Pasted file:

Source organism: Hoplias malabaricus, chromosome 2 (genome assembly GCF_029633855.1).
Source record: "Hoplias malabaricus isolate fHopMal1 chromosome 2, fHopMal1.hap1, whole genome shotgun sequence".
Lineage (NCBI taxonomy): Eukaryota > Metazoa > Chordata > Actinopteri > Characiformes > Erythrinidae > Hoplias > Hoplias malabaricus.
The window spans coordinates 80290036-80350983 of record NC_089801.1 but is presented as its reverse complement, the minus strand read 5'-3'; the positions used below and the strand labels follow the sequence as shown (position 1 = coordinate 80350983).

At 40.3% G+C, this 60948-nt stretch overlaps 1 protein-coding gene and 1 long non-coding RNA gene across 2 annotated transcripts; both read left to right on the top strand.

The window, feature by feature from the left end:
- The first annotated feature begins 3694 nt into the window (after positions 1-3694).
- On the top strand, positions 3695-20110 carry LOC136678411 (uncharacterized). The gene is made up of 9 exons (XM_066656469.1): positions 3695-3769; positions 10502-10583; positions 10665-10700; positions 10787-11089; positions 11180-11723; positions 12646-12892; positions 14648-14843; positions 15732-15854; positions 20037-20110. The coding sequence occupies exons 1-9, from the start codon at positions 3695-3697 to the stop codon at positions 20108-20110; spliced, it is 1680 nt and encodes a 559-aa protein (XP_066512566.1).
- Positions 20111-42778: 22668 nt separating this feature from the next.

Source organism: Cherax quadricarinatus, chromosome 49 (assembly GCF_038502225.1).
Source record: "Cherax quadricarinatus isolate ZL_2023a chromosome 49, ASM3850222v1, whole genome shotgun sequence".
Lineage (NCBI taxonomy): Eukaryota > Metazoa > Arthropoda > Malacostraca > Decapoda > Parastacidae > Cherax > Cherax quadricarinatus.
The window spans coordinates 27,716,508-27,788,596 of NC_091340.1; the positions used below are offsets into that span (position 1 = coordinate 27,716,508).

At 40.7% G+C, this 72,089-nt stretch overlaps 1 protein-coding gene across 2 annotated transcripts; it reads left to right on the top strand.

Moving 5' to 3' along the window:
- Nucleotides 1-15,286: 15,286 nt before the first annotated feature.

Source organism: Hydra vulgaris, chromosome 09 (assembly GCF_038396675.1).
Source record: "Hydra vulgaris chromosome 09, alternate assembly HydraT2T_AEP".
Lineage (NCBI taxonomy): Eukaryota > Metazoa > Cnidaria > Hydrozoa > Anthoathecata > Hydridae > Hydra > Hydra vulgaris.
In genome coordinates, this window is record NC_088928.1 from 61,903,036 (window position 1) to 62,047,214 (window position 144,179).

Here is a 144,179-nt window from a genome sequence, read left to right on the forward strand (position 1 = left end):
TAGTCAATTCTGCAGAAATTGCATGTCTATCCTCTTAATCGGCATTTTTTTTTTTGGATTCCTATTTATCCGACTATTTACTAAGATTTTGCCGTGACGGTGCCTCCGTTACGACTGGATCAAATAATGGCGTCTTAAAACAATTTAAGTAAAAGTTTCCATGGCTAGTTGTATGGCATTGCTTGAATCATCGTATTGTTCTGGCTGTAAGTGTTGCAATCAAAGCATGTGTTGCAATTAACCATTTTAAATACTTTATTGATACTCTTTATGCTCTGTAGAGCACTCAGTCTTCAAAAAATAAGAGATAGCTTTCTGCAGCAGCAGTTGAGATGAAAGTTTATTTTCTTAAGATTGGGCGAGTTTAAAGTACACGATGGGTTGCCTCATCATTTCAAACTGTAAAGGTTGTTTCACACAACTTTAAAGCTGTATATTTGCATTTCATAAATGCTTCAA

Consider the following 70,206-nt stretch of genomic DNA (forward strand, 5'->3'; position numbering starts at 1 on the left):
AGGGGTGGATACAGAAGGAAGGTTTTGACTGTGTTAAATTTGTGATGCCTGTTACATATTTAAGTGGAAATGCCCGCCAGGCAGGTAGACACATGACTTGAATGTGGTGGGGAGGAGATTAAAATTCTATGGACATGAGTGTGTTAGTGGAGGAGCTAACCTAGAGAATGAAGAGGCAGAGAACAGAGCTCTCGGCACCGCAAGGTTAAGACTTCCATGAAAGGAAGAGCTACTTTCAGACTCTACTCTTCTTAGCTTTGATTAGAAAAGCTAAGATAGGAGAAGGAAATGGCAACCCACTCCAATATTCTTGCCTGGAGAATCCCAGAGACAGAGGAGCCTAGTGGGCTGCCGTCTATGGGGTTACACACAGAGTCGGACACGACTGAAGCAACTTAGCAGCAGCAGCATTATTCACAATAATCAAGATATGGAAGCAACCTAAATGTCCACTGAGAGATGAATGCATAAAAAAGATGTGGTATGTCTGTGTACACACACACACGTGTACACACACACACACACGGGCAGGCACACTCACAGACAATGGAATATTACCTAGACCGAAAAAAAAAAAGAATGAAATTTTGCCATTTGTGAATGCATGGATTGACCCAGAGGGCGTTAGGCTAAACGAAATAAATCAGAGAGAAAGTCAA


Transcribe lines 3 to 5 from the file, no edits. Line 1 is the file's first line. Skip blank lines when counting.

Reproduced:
Lineage (NCBI taxonomy): Eukaryota > Metazoa > Chordata > Actinopteri > Characiformes > Erythrinidae > Hoplias > Hoplias malabaricus.
The window spans coordinates 80290036-80350983 of record NC_089801.1 but is presented as its reverse complement, the minus strand read 5'-3'; the positions used below and the strand labels follow the sequence as shown (position 1 = coordinate 80350983).

At 40.3% G+C, this 60948-nt stretch overlaps 1 protein-coding gene and 1 long non-coding RNA gene across 2 annotated transcripts; both read left to right on the top strand.